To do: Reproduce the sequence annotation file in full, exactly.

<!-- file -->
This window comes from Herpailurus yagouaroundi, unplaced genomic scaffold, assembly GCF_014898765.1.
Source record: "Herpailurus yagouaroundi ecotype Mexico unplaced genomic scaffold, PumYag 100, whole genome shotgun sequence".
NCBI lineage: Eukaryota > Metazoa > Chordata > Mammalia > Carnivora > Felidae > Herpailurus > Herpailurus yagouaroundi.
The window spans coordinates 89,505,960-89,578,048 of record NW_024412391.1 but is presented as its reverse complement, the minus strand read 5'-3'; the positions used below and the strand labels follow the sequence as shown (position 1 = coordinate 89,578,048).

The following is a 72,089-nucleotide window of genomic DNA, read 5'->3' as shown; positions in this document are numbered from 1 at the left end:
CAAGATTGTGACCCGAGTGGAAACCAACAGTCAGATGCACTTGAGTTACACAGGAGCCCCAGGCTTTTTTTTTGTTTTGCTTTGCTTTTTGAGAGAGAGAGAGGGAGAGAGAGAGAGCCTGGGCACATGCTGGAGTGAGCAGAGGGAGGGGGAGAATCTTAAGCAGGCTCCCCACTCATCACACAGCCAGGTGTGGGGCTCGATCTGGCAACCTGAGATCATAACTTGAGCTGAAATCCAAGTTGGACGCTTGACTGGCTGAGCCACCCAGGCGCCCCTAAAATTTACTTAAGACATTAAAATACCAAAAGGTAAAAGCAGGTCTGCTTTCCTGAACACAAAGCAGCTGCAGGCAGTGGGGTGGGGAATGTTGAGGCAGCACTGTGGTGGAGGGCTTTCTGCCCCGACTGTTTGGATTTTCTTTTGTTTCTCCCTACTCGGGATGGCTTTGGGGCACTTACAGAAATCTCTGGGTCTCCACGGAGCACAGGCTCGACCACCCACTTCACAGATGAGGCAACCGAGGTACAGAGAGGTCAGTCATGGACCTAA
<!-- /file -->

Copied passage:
This window comes from Herpailurus yagouaroundi, unplaced genomic scaffold, assembly GCF_014898765.1.
Source record: "Herpailurus yagouaroundi ecotype Mexico unplaced genomic scaffold, PumYag 100, whole genome shotgun sequence".
NCBI lineage: Eukaryota > Metazoa > Chordata > Mammalia > Carnivora > Felidae > Herpailurus > Herpailurus yagouaroundi.
The window spans coordinates 89,505,960-89,578,048 of record NW_024412391.1 but is presented as its reverse complement, the minus strand read 5'-3'; the positions used below and the strand labels follow the sequence as shown (position 1 = coordinate 89,578,048).

The following is a 72,089-nucleotide window of genomic DNA, read 5'->3' as shown; positions in this document are numbered from 1 at the left end:
CAAGATTGTGACCCGAGTGGAAACCAACAGTCAGATGCACTTGAGTTACACAGGAGCCCCAGGCTTTTTTTTTGTTTTGCTTTGCTTTTTGAGAGAGAGAGAGGGAGAGAGAGAGAGCCTGGGCACATGCTGGAGTGAGCAGAGGGAGGGGGAGAATCTTAAGCAGGCTCCCCACTCATCACACAGCCAGGTGTGGGGCTCGATCTGGCAACCTGAGATCATAACTTGAGCTGAAATCCAAGTTGGACGCTTGACTGGCTGAGCCACCCAGGCGCCCCTAAAATTTACTTAAGACATTAAAATACCAAAAGGTAAAAGCAGGTCTGCTTTCCTGAACACAAAGCAGCTGCAGGCAGTGGGGTGGGGAATGTTGAGGCAGCACTGTGGTGGAGGGCTTTCTGCCCCGACTGTTTGGATTTTCTTTTGTTTCTCCCTACTCGGGATGGCTTTGGGGCACTTACAGAAATCTCTGGGTCTCCACGGAGCACAGGCTCGACCACCCACTTCACAGATGAGGCAACCGAGGTACAGAGAGGTCAGTCATGGACCTAA